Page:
7. Reminders in your phone, or on apps that you use (like Trello, Microsoft Tasks or a CRM) will help you keep on top of important activities, appointments or tasks.
Setting those reminders with alerts will ensure you don’t forget. Use technology to your advantage.
8. Notes are your friend, as are checklists as these types of tools help you to ‘remember’ things as you go or ensure you don’t forget steps.
Notes and checklists are great in business even at the best of times and make for consistent business where things don’t get forgotten due to distraction or busyness.
9. Break down tasks into bite-size chunks.
This is a great strategy to avoid overwhelm and especially great if you’re experiencing brain fog. It’s also a great strategy if you are somewhat of a procrastinator. Having small easy to manage chunks makes getting a task overall done quicker. How do you eat an elephant? One bite at a time. But please, no elephant eating : )
10. Consider delegating.
If you have staff then consider what can be delegated. Smart business owners will always cross train their staff so that no one person only knows a single task. That same philosophy should apply to the business owner; making no-one (including the owner) indispensable.
11. Avoiding alcohol, smoking and drinking coffee is always good for your body and particularly good for reducing some of your brain fog.
Rather than having a tenth coffee for the day, consider instead an earlier night … which leads me to my next point.
12. Sleep – always golden regardless of how healthy or unwell you are.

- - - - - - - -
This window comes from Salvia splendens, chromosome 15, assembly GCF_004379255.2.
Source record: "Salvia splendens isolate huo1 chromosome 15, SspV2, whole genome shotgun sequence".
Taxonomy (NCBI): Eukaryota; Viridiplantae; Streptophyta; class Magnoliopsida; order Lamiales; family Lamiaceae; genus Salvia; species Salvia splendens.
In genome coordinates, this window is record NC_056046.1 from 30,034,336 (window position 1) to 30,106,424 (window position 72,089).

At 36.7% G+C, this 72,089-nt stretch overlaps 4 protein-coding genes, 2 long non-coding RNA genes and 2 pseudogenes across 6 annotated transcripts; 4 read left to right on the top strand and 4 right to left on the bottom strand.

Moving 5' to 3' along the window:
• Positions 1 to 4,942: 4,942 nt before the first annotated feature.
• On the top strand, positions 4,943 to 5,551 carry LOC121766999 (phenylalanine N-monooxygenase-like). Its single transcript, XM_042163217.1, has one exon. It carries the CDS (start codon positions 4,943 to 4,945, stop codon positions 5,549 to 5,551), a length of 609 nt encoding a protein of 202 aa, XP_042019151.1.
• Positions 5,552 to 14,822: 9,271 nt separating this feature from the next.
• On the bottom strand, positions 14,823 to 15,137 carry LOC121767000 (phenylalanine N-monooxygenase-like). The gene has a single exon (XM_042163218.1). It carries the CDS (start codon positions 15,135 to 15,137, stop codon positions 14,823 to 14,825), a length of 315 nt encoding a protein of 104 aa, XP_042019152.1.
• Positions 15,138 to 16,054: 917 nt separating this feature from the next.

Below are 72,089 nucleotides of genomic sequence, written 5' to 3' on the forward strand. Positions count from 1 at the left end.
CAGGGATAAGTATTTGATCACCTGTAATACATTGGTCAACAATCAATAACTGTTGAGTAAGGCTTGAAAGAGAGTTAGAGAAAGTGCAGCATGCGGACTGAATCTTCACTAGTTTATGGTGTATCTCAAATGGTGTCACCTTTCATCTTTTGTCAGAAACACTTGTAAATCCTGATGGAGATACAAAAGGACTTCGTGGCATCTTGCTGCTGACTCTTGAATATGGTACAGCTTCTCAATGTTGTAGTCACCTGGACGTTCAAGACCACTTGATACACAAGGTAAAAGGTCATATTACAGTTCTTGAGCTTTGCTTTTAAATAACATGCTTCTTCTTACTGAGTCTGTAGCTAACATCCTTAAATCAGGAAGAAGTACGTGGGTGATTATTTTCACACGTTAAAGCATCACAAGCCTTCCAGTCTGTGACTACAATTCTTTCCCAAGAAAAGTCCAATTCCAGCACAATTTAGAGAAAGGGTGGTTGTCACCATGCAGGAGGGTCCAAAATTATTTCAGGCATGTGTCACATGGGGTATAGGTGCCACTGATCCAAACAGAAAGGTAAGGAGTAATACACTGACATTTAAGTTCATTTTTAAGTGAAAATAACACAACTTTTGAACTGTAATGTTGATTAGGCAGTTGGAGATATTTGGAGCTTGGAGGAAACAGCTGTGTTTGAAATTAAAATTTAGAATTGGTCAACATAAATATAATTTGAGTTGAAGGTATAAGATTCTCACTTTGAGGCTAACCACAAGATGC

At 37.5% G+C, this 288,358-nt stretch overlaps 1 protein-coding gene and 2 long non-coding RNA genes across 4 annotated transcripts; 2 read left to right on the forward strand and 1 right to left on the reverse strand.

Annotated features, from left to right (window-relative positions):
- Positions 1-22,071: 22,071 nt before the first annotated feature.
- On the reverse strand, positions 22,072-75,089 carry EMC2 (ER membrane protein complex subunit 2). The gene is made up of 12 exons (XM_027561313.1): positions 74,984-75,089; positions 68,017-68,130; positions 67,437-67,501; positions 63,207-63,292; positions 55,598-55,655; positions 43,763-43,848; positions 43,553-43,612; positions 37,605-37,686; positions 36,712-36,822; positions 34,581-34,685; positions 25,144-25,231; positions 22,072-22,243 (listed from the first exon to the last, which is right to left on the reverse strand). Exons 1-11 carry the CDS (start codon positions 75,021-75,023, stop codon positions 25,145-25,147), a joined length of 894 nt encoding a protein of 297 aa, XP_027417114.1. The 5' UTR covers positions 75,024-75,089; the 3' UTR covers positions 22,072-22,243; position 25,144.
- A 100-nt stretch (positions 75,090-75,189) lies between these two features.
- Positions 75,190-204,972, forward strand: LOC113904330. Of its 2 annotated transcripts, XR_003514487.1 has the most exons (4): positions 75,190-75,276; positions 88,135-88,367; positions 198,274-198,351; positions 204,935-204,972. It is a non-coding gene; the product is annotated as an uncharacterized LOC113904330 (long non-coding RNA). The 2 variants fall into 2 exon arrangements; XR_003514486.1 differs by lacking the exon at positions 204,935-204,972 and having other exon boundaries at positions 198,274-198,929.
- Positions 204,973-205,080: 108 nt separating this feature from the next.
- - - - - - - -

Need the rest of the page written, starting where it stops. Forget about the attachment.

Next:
However, when you’re fighting a bug, or recovering from an illness, your body needs to rest so getting enough sleep (aiming for 7-8 hours a night) is ideal. Again, avoiding caffeine in the afternoon, or blue screens (like an iPad) at bedtime will help improve sleep patterns.
13. My research indicated that aerobic exercise is great for brain fog, but remember you’ve been unwell, so don’t overdo it.
Everyone is different; listen to your body and don’t over extend yourself.
14. Exercise your brain by doing brain games, crosswords, brainteasers, which all stimulate the mind.
Even try doing things which feel unnatural, like brushing your teeth with the hand you don’t normally use. Try it – It’s actually harder than you’d think.
15. Diet and nutrition also play a big part in good health.
Eat well, get a balanced and healthy diet with lots of green vegetables.
16. Good quality vitamins should be considered, especially fish oil Omega 3 which helps with brain function, motor skills and vision.
Personally, if I’m feeling under the weather, then absolutely Vitamin C is a must. In winter, if I’m not getting enough sun, then I’ll add a little vitamin D to my regiment. Magnesium also showed up in my research … but again, take anything according to the instructions or via your doctor’s advice.
17. Do things which interest you and which you will look forward to.
Those activities might include listening to music, art and painting, reading or socialising.
As I said, I’m not a doctor or mental health professional, but I know as an experienced business coach that as a business owner, we are often set challenges and I’m about finding solutions to those challenges. I hope these tips have been useful for you and wish you all the best with your future business activities – and quick recovery from COVID Brain. If you are interested in learning more about my Business Coaching, Leadership Mentoring, or Life Coaching services, please reach out to my contact page. If you’d like to know more about quality vitamins and the Usana range, click here.